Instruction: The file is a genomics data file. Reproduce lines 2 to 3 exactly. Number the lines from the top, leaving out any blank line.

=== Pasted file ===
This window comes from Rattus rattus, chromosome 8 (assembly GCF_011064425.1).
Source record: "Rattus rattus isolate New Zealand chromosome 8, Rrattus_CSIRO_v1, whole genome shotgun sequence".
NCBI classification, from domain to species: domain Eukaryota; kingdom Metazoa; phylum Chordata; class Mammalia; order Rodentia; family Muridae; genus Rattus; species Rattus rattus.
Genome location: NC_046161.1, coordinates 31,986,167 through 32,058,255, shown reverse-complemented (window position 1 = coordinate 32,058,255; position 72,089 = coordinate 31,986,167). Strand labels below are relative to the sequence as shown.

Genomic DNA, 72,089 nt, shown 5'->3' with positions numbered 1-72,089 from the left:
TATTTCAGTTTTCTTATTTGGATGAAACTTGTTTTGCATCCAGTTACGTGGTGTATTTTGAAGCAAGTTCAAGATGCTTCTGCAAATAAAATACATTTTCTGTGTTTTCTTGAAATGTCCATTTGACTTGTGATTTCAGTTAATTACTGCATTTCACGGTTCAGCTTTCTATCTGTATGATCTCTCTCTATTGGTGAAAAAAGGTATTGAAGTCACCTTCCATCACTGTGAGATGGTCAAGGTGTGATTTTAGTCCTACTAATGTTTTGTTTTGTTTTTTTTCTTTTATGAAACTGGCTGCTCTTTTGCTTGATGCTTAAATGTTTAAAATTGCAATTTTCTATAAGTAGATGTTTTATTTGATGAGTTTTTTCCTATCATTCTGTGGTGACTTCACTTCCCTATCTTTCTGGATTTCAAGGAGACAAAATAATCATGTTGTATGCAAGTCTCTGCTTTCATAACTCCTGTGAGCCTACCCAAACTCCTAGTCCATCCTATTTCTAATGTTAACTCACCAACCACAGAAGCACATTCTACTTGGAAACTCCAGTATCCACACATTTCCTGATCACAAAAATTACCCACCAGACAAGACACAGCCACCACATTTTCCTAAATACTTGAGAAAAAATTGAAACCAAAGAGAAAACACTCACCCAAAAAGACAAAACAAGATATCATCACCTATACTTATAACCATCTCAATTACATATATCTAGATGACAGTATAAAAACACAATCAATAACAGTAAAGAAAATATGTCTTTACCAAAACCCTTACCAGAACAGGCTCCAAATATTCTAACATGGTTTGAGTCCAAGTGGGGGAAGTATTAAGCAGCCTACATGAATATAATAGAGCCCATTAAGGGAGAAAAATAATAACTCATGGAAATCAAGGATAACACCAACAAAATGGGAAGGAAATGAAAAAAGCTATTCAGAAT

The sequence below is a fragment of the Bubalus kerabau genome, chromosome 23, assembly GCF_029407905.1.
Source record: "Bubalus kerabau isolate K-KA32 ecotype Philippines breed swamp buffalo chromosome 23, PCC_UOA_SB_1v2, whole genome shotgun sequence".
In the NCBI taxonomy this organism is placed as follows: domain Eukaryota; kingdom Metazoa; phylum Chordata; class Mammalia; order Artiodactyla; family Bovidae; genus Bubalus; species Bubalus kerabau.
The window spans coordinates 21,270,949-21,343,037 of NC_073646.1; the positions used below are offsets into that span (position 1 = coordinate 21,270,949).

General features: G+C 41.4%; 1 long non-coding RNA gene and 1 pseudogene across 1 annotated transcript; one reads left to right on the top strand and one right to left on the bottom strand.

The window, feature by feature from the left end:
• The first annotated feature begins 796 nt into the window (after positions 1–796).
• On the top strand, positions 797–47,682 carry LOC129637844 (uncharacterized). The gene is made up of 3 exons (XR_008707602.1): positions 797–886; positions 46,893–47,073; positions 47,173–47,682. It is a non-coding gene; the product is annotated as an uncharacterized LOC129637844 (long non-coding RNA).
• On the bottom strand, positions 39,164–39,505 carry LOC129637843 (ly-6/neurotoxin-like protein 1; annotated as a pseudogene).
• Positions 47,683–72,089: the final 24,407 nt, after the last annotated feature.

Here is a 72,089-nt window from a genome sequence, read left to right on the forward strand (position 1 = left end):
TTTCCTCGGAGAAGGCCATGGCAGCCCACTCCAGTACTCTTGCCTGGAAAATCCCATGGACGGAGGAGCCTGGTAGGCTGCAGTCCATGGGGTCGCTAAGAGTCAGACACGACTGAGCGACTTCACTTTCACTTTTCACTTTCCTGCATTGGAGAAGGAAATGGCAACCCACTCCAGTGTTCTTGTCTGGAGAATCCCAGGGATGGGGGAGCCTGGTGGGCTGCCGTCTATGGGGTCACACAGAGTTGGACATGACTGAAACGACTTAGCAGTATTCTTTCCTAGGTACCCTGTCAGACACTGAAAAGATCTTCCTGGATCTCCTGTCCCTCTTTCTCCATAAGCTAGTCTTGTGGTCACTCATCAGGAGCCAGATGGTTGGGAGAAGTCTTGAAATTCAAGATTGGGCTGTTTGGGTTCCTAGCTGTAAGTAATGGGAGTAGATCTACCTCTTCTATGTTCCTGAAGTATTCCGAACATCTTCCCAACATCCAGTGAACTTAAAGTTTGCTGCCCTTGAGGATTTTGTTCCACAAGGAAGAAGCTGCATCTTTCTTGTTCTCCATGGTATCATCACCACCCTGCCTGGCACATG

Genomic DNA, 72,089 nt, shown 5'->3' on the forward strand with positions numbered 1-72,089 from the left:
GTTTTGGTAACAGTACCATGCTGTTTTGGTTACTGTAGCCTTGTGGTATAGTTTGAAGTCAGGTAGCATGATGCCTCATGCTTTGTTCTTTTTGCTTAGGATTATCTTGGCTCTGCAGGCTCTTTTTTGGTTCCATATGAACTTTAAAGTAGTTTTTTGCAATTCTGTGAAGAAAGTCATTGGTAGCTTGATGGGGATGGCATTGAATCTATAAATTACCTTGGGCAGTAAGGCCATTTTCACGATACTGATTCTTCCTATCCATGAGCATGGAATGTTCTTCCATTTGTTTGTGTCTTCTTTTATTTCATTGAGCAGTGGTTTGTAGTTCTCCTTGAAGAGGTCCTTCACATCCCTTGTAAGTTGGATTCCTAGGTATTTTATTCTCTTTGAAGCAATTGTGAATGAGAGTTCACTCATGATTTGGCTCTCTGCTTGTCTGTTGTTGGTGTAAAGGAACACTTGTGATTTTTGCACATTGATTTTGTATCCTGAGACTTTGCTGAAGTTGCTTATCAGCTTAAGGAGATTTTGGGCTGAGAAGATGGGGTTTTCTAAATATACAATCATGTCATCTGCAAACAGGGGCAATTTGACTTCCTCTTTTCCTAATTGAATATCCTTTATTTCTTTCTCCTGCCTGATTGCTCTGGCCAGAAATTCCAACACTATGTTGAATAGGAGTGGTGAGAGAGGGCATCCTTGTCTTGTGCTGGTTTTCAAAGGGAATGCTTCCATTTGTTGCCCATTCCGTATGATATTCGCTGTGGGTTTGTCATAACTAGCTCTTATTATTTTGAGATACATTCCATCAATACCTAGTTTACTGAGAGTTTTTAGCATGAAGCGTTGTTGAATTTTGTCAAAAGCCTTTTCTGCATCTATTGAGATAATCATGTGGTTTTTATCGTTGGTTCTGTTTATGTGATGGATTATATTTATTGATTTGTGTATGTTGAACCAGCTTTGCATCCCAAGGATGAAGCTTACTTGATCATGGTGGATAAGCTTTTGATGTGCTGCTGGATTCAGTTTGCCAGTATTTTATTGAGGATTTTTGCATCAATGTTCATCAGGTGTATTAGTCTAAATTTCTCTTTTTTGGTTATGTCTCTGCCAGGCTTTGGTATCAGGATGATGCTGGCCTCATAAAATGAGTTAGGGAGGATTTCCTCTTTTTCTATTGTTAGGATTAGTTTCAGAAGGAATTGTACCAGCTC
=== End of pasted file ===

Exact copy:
Source record: "Rattus rattus isolate New Zealand chromosome 8, Rrattus_CSIRO_v1, whole genome shotgun sequence".
NCBI classification, from domain to species: domain Eukaryota; kingdom Metazoa; phylum Chordata; class Mammalia; order Rodentia; family Muridae; genus Rattus; species Rattus rattus.